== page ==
Not long after this the rednecks is catching up and wants to have little fun with the girls, and maybe kill their boyfriends, but they are stopped in the last minute by a forest ghost, a flying woman with a manic laughter and with the power to transform herself to a rotting corpse - still flying, waving her arms like a bird! The rednecks wants to take revenge for her stopping the fun, and finally manages to kill one of the kids - and this starts a war! Finally one of the bad guys uses his black magic to invoke a couple of monsters: a vampire dwarf, a rotting zombie, a Thai-warrior with two faces and a bat/ape-esque demon from Hell!

The kids takes shelter in a house and has to defend themselves against the monsters outside!

The inspiration from the US slasher movies obviously stops with them leaving the rednecks at the store, because after that it's traditional weirdo Thai-territory! War of Devils is a good-looking little movie who are more ambitious than a lot of the other movies set in jungle thats been produced in Thailand. The direction is inspired and way better than usual, and it also looks damn good. The first half is a bit slow, with too much talking, but it builds up to the Night of the Living Dead-style finale and delivers a lot of fun during the time. The special effects are good, sometimes very good. The flying woman and demon from hell works very good and looks cool and convincing. They also added some animated sparkles to the woman, which actually works fine. The rotting zombie is disgusting, the vampire dwarf is cooler than you would think and the Thai warrior is a bit scary with his huge deadly sword.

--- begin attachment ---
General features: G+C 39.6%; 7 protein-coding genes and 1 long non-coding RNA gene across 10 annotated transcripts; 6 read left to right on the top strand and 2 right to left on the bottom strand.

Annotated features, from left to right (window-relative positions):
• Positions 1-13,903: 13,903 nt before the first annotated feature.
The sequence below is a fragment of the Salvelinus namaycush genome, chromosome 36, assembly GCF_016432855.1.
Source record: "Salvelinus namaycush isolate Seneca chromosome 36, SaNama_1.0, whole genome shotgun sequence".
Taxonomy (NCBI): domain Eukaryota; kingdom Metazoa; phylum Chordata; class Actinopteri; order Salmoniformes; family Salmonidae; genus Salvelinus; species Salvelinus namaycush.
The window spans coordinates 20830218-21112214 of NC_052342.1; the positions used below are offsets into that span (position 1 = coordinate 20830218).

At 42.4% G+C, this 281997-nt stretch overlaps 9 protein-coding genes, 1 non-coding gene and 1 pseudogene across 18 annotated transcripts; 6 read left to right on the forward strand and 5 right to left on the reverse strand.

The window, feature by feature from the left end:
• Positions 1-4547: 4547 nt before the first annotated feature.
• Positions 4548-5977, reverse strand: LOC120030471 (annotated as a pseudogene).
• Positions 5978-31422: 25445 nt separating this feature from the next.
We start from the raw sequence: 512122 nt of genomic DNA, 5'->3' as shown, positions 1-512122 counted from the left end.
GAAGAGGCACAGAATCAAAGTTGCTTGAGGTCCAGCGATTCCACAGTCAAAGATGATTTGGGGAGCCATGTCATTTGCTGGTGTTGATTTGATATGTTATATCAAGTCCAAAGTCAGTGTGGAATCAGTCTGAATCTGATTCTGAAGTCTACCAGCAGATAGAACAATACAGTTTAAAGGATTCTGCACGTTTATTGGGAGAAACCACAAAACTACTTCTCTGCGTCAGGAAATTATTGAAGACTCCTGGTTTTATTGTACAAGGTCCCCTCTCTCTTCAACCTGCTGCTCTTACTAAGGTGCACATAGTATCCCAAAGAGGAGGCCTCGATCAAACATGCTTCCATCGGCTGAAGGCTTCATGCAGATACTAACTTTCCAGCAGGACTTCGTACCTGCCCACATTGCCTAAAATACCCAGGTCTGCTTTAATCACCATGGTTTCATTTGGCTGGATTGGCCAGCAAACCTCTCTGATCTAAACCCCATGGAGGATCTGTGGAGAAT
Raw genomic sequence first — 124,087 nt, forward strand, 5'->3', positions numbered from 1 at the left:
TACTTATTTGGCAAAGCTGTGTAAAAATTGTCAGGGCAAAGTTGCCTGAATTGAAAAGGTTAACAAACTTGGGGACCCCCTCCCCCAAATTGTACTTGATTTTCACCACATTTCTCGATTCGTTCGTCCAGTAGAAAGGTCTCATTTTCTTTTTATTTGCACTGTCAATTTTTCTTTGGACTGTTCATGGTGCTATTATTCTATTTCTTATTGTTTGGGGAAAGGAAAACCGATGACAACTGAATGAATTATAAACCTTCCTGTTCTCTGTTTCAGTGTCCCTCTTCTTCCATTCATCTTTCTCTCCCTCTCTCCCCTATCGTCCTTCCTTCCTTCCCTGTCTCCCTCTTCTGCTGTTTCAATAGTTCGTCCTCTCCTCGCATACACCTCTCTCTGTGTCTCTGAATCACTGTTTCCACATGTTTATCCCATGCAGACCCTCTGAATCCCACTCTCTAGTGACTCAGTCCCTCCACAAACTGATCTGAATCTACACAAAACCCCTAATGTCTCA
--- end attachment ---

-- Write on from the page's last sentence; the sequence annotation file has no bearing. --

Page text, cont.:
It also delivers some gore, though not in any big amounts. There's a nice chopped of arm, some impalings by sword and other pointy things, a quite dark scene of the zombie ripping out the intestines from a character, some squibs and a little bit more. But the best thing is just the monsters attacking the house in different ways, the black magic vs the white magic. It's a bit childish, but with a mean-spirited feeling of sadism.